How Service Providers Might Use Blockchain
With blockchain-based smart contracts, service provides could streamline billing, improve security, and more.
Blockchain, one of the most discussed technologies today. Many companies across industries believe they'll benefit from this emerging technology, including communication service providers. The big questions for them are around the financial return and trust.
Blockchain, which is a foundation of cryptocurrencies like bitcoin, provides a way to structure data. It's a coding breakthrough, consisting of concatenated blocks of transactions, that "allows competitors to share a digital ledger across a network of computers without need for a central authority. No single party has the power to tamper with the records: the math keeps everyone honest," as described in this Fortune article.
Blockchain is anticipated to lower costs. It's also expected to deliver trust, security, transparency, and control across participating members in the transaction process. As three major benefits, it allows the ability to:
- Streamline internal processes, including interaction with suppliers and other providers, resulting in lower costs, faster throughput, and improved experiences for all players
- Develop services in support of identity management, mobile money, and digital access transactions, for example
- Collaborate in business ecosystems, including the Internet of Things (IoT), providing trust, security, and transparency for all transactions
Blockchain for Service Providers
Service providers can offer smart contracts for streamlined billing, retail, wholesale, service management, and supply chain management. These can result in the ability to identify visiting subscribers, prevent fraudulent traffic, and reduce the number of claims.
As discussed in the IBM Institute for Business Value report, "Reimagining telecommunications with blockchains: from concept to reality," 36% of 174 communications service provider executives surveyed, said they are considering or actively participating with blockchains. Additionally, 41% of the providers surveyed said blockchain could support their enterprise strategy by assuring data quality and accuracy, and 46% said they've invested in blockchain to develop new business models.
The benefits the provider sees from blockchain can translate into benefits for the enterprise. Stronger security is the most important benefit, as shown below, followed by the ability to develop business models that can increase revenue and profit. The last two benefits deal with keeping up with the competition and being first to market.
Blockchain for the Enterprise
Most (87%) of the provider executives surveyed said that the customer/enterprise is an important participant that will influence the provider's ability to move forward with blockchain technology. The enterprise's experience is a major consideration in designing the provider's processes. In addition, 76% reported that regulators will play a key role. Blockchains will need to comply with existing and future legislation, such as those aimed at data protection. Facilitating agreements on standards was recognized by 72% of the respondents, indicating that industry consortia are important to their blockchain projects.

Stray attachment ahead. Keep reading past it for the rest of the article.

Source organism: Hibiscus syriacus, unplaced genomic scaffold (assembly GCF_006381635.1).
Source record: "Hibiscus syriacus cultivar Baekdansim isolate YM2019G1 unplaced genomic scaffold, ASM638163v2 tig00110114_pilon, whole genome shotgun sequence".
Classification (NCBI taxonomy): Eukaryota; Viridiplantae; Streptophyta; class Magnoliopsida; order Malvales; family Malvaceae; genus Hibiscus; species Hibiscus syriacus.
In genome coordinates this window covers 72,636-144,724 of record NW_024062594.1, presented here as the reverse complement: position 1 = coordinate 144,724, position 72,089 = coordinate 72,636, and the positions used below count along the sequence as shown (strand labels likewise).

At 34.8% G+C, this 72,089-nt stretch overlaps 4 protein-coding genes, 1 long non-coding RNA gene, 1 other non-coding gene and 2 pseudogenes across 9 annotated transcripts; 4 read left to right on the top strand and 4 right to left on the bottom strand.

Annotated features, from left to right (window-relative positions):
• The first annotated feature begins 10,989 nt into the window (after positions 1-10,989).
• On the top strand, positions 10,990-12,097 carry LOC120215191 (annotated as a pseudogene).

Enterprise benefits that could result from provider use of blockchain include:
- New digital services other than IoT
- Flexible contract agreements
- Rapid response to change requests
- Payment by blockchain
- Ability to collaborate in IoT and other business ecosystems as a peer and trusted partner
Is It Safe?
As with any technology, blockchain comes with some limitations, barriers, and concerns about trust.
Mike Orcutt, associate editor with MIT Technology Review, tackled the blockchain security question in an April article, "How secure is blockchain really?" While the "whole point of using blockchain is to let people ... share valuable data in a secure tamperproof way, ... even the best designed blockchain systems can fail in places where the fancy math and software rules come into contact with humans, who are skilled cheaters, in the real world, where things can get messy."
Orcutt pointed out a variety of creative ways to cheat and ways to subvert the blockchain, such as:
- "Accidentally" using tried-and-true cryptographic tools in ways that aren't secure
- Gaining control of one of the communications nodes and fooling it into accepting false data
- Breaking into "hot wallets," which are Internet-connected applications for storing private cryptographic keys
- Exploiting quirks in smart contracts
Blockchain seems like a good idea. But it hasn't been tested on a large scale. Would you want to be an early adopter on a large scale that ends up failing?